By Robert Pondiscio
Like many, I’m convinced that what happens inside the classroom—curriculum and instruction—has as much of an impact (if not more) on student outcomes than structural reforms. For those who believe as I do, the revamped Elementary and Secondary Education Act has the potential to help states figure out how to hold schools accountable for student learning and what, if anything, to do about teacher evaluations. Let me throw out a few ideas.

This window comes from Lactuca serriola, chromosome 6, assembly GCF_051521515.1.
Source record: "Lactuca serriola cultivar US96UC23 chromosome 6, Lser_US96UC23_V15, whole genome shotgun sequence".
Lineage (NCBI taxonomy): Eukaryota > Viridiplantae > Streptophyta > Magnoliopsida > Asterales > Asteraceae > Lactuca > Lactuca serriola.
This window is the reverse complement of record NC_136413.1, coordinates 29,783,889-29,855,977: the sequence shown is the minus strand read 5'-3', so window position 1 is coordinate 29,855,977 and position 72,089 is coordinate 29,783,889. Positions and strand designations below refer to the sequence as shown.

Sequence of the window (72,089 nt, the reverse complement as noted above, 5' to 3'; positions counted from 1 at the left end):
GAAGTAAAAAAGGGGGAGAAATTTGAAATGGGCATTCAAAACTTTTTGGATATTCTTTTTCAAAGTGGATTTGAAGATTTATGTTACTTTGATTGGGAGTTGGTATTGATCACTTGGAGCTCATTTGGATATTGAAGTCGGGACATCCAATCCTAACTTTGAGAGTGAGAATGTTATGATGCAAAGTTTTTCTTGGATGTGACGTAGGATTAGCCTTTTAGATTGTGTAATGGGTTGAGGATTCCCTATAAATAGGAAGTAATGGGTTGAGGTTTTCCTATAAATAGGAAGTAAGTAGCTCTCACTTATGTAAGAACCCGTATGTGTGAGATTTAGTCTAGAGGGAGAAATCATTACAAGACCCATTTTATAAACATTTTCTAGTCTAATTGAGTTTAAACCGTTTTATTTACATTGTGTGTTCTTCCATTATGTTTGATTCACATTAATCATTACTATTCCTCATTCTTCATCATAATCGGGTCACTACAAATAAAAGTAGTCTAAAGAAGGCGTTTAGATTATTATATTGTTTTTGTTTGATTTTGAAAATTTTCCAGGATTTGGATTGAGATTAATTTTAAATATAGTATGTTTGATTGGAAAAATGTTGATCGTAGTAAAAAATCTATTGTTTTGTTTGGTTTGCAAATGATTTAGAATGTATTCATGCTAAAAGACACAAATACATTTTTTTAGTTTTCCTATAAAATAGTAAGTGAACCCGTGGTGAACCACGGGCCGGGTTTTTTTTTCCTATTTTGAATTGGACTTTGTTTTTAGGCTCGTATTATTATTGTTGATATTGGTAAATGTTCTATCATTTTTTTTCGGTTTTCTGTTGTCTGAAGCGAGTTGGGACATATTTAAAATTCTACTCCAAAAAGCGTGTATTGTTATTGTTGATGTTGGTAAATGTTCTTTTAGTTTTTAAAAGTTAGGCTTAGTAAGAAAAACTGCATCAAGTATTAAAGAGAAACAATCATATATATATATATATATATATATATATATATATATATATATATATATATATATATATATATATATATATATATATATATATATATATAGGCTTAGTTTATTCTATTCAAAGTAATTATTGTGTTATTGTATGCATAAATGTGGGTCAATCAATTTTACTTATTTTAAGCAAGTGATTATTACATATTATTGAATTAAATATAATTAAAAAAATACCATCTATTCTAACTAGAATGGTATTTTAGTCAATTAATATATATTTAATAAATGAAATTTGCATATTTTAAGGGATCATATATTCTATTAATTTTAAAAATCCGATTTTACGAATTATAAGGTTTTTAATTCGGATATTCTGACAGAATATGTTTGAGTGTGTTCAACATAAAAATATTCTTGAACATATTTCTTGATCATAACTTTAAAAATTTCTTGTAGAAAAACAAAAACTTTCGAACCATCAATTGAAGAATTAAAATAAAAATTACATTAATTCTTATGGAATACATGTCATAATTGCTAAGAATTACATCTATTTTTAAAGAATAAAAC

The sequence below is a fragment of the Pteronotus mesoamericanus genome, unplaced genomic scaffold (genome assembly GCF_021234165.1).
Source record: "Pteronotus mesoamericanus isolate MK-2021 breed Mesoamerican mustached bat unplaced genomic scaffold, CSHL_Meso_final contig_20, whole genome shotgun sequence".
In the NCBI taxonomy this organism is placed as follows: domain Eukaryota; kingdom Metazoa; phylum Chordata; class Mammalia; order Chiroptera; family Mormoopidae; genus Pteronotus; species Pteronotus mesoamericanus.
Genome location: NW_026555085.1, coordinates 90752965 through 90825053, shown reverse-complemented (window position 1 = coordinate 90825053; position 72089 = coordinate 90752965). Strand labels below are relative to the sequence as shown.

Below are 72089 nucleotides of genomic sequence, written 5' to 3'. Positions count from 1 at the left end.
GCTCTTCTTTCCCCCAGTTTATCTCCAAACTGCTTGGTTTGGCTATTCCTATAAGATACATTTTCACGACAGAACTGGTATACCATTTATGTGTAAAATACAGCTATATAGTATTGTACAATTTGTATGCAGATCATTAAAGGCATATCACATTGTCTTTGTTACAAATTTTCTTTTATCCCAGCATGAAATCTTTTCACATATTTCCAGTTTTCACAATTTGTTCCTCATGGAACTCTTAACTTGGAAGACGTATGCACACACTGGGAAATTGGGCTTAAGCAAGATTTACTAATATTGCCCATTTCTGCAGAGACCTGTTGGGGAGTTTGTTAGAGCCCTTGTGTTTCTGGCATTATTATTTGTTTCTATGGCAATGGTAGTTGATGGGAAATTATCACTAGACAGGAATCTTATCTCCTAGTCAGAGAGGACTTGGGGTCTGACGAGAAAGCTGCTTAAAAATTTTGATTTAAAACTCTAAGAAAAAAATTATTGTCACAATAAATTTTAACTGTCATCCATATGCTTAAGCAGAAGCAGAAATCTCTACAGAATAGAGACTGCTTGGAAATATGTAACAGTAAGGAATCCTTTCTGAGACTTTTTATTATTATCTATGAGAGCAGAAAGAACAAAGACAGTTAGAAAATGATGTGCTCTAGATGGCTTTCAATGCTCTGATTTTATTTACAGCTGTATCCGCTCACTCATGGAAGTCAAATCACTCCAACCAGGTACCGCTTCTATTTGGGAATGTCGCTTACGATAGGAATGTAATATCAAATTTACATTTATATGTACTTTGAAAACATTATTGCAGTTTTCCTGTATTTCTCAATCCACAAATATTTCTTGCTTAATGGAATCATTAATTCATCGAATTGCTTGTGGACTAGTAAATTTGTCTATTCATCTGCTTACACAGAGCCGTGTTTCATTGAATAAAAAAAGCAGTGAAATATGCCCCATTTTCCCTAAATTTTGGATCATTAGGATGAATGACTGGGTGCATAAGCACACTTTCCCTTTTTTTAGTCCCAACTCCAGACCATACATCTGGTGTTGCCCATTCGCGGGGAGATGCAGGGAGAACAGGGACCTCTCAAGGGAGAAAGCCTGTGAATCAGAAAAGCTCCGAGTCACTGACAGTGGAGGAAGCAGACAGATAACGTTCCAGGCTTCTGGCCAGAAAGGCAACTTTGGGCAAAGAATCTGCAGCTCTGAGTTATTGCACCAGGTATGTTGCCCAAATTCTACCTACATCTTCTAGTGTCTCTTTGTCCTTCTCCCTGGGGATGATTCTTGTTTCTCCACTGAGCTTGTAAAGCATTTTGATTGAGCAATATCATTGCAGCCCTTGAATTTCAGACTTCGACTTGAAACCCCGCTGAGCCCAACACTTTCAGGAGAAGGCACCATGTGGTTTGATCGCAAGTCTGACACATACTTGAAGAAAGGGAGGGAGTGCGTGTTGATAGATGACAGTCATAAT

“If you want more of something, subsidize it,” Ronald Reagan famously quipped. “If you want less of something, tax it.” During the No Child Left Behind era, test-driven accountability has too often stood Reagan’s maxim on its ear. Annual reading tests have practically required schools and teachers to forsake the patient, long-term investment in knowledge and vocabulary that builds strong readers, critical thinkers, and problem solvers. High-stakes accountability with annual tests that are not tied to course content (which reading tests are not) amounted to a tax on good things and a subsidy for bad practice: curriculum narrowing, test preparation, and more time spent on a “skills and strategies” approach to learning that doesn’t serve children well. Under the new ESEA, states will still have to test students annually, including in reading. But they have a lot more control over the way the results from those tests are turned into grades for schools. This could offer an opportunity to restore some sanity to schooling.